[Overlooked Gems is a new series where we discuss excellentgames that have been forgotten by time, given an unfairly low amount of mediaattention, bombed in sales, or anything else of the sort. Since it’s the seasonof Halloween, I figured that I’d start with a game about a ghost.]
The time is 7:02on a cold winter’s night. The place, ajunkyard. An unfamiliar woman is looking down the barrel of an assassin’sshotgun. And where are you? Why, you’redead, of course. So begins the talerecounted in Ghost Trick, a Capcomadventure game released in January of this year on the Nintendo DS. Over the course of this fateful night, youwill encounter a stable of colorful characters in the process of unwinding themystery of your identity. However, there is an even greater mystery: Why didnobody buy this game?
Even though you are dead, despair not! For with greattragedy come great powers: ghost tricks. Jumping short distances between objects in the red-tinted spirit world,you return to the world of the living to manipulate said objects- but wait,there’s more! By possessing a corpse,you turn back time to four minutes before death, and use your powers to solvepuzzles. If you do it right, the deathis prevented and you return to a new future. If not, there’s always a resetbutton. Although starting off verysimple, these puzzles soon grow to become more and more complex, creative, andfun. In the final quarter or so of thegame, an incredibly spoiler-ish new hook is added to the gameplay that adds anew and interesting angle to the following puzzles.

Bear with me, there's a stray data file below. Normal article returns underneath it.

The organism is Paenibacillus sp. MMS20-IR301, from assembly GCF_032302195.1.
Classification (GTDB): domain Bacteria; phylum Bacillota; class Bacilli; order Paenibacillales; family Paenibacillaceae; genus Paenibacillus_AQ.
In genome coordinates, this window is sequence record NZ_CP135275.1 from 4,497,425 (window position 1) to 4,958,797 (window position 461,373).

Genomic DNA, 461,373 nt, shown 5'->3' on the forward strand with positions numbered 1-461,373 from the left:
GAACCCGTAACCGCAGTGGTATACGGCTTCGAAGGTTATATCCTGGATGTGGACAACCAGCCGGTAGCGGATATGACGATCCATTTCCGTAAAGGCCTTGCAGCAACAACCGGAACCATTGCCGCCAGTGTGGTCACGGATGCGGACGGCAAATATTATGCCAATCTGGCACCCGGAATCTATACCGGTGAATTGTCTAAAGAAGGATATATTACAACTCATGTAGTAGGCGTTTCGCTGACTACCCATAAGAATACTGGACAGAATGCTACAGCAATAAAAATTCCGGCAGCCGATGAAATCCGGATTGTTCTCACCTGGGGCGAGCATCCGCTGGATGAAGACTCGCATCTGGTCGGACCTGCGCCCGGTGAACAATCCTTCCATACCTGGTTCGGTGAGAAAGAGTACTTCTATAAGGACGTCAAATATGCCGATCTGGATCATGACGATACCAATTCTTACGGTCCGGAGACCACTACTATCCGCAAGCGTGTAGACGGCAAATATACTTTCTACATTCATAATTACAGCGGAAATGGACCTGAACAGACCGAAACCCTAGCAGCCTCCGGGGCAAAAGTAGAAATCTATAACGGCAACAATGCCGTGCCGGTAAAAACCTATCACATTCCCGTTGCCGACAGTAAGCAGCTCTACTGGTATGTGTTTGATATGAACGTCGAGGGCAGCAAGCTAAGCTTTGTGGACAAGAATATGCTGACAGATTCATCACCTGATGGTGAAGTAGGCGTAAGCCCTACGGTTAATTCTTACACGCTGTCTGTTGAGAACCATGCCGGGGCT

An ability that becomes important very early in the game isthat of traveling through telephone lines- once you listen in on a call, youhave each number in a sort of virtual phonebook. The best part is that, barring a few selectnumbers, every phone is available to travel to when not trying to solve adeath. It’s not necessary, but I foundit fun to check in on everybody I had previously met as soon as possible ineach chapter- it adds a great feeling of depth to the world.
While the puzzles are very creative, a downside is that theyare also very linear: there is always only one solution, and one solutiononly. In addition to that, there’s oftena bit of hand-holding that goes along with the puzzles. However, as gameplay complaints go, those areit. The clever design and not-too-hard,not-too-easy difficulty kept throughout keep those complaints from beinganything more than minor quibbles.
Now, there wouldn’t be much of a reason to go on this questwithout a story, and what a story there is! Remember how you’re dead? There’sone more problem: you have no idea who you are, and you only have until morningto figure out your true identity. As yougo about this quest, you interact with a whole host of characters, comingacross a plethora of plotlines that wrap together tightly by the end of thegame.
Because of this, expect a large amount of dialogue. In some places, a large amount of dialog wouldbe unwelcome, but it fits right in with an adventure game such as this. The writing is both natural and witty, andI’ve found quite a few laugh-out-loud moments within the confines of the game.Not only is the writing funny, but there’s also a scattering of in-game momentswhere the game’s slightly off-kilter sense of humor shows.